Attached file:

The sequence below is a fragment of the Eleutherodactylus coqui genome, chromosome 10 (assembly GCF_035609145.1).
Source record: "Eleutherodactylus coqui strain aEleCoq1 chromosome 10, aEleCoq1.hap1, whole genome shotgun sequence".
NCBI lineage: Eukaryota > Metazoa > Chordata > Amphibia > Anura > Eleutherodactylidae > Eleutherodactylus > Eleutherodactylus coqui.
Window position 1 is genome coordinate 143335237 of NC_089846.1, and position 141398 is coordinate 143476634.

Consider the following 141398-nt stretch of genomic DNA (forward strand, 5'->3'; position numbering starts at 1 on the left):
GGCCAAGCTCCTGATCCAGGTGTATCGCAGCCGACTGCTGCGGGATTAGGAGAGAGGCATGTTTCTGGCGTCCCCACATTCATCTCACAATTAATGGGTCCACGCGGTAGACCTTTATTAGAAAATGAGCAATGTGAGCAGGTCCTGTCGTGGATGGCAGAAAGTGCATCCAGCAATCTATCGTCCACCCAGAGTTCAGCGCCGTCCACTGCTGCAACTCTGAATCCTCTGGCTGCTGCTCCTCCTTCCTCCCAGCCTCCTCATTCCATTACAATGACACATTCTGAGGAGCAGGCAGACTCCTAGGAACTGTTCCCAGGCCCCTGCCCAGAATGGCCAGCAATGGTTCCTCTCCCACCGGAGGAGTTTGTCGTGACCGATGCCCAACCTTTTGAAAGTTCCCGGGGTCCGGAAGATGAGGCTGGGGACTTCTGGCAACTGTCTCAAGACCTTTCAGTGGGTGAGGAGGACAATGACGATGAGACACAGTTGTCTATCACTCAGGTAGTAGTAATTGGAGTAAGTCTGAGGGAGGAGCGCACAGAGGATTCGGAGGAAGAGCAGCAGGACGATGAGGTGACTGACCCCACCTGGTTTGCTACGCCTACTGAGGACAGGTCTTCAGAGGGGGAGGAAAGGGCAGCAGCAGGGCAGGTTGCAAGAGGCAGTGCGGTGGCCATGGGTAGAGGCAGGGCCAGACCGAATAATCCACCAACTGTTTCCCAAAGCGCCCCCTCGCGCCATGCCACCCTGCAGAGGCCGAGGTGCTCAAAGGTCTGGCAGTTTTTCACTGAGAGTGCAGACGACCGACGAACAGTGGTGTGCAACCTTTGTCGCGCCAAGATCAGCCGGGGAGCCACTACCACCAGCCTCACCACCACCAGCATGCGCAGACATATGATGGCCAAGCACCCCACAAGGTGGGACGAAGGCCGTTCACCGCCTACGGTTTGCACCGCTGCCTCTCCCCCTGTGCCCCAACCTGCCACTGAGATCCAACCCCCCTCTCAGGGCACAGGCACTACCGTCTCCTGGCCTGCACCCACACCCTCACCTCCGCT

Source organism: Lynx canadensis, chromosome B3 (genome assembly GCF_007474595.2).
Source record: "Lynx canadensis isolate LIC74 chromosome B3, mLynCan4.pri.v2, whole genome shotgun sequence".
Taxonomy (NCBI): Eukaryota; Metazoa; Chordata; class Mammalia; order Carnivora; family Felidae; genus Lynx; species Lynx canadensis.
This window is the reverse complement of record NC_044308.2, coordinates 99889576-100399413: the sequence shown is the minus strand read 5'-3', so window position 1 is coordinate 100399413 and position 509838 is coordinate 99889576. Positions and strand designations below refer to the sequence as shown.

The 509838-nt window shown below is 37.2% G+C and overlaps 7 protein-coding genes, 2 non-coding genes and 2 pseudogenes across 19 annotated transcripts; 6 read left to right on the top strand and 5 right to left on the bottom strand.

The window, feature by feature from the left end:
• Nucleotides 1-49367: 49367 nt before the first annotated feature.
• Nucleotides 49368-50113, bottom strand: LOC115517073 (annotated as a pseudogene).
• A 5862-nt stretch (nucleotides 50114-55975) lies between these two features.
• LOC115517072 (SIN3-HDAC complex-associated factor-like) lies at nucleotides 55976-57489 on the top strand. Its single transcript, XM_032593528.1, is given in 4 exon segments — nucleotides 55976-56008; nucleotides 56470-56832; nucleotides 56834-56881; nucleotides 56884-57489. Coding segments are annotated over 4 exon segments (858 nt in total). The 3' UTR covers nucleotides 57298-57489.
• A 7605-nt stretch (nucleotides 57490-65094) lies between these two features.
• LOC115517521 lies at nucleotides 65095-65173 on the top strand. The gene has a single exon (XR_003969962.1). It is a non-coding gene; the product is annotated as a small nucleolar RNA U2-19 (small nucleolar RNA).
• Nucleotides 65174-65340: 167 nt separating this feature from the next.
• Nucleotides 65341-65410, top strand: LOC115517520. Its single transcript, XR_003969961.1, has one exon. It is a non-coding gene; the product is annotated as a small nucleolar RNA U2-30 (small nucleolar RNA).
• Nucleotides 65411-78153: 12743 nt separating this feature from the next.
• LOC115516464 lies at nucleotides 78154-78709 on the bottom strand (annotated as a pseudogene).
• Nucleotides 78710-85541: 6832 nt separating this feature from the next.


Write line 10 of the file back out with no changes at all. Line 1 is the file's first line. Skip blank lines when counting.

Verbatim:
This window is the reverse complement of record NC_044308.2, coordinates 99889576-100399413: the sequence shown is the minus strand read 5'-3', so window position 1 is coordinate 100399413 and position 509838 is coordinate 99889576. Positions and strand designations below refer to the sequence as shown.